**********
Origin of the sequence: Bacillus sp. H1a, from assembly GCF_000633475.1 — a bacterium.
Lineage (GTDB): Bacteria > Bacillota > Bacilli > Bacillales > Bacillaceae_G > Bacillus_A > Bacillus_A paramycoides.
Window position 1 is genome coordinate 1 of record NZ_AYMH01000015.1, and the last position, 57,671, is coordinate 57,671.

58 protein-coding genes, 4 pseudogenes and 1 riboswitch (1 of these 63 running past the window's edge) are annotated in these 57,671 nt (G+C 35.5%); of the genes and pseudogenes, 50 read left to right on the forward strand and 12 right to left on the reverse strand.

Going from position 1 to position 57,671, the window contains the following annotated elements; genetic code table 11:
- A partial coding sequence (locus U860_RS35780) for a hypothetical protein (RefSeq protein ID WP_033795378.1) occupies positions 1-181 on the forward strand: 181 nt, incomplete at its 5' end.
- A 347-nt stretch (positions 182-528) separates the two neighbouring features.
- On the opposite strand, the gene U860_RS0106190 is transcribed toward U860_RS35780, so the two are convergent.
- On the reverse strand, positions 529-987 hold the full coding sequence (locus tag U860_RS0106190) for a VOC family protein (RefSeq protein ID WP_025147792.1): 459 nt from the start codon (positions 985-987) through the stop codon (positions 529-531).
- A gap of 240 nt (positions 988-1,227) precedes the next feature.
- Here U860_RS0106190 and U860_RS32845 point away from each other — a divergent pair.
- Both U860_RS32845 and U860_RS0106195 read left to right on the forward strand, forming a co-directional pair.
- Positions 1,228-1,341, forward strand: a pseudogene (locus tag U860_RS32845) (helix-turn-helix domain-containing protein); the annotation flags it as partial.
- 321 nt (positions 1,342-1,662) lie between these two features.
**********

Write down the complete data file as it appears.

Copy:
Origin of the sequence: Bacillus sp. H1a, from assembly GCF_000633475.1 — a bacterium.
Lineage (GTDB): Bacteria > Bacillota > Bacilli > Bacillales > Bacillaceae_G > Bacillus_A > Bacillus_A paramycoides.
Window position 1 is genome coordinate 1 of record NZ_AYMH01000015.1, and the last position, 57,671, is coordinate 57,671.

58 protein-coding genes, 4 pseudogenes and 1 riboswitch (1 of these 63 running past the window's edge) are annotated in these 57,671 nt (G+C 35.5%); of the genes and pseudogenes, 50 read left to right on the forward strand and 12 right to left on the reverse strand.

Going from position 1 to position 57,671, the window contains the following annotated elements; genetic code table 11:
- A partial coding sequence (locus U860_RS35780) for a hypothetical protein (RefSeq protein ID WP_033795378.1) occupies positions 1-181 on the forward strand: 181 nt, incomplete at its 5' end.
- A 347-nt stretch (positions 182-528) separates the two neighbouring features.
- On the opposite strand, the gene U860_RS0106190 is transcribed toward U860_RS35780, so the two are convergent.
- On the reverse strand, positions 529-987 hold the full coding sequence (locus tag U860_RS0106190) for a VOC family protein (RefSeq protein ID WP_025147792.1): 459 nt from the start codon (positions 985-987) through the stop codon (positions 529-531).
- A gap of 240 nt (positions 988-1,227) precedes the next feature.
- Here U860_RS0106190 and U860_RS32845 point away from each other — a divergent pair.
- Both U860_RS32845 and U860_RS0106195 read left to right on the forward strand, forming a co-directional pair.
- Positions 1,228-1,341, forward strand: a pseudogene (locus tag U860_RS32845) (helix-turn-helix domain-containing protein); the annotation flags it as partial.
- 321 nt (positions 1,342-1,662) lie between these two features.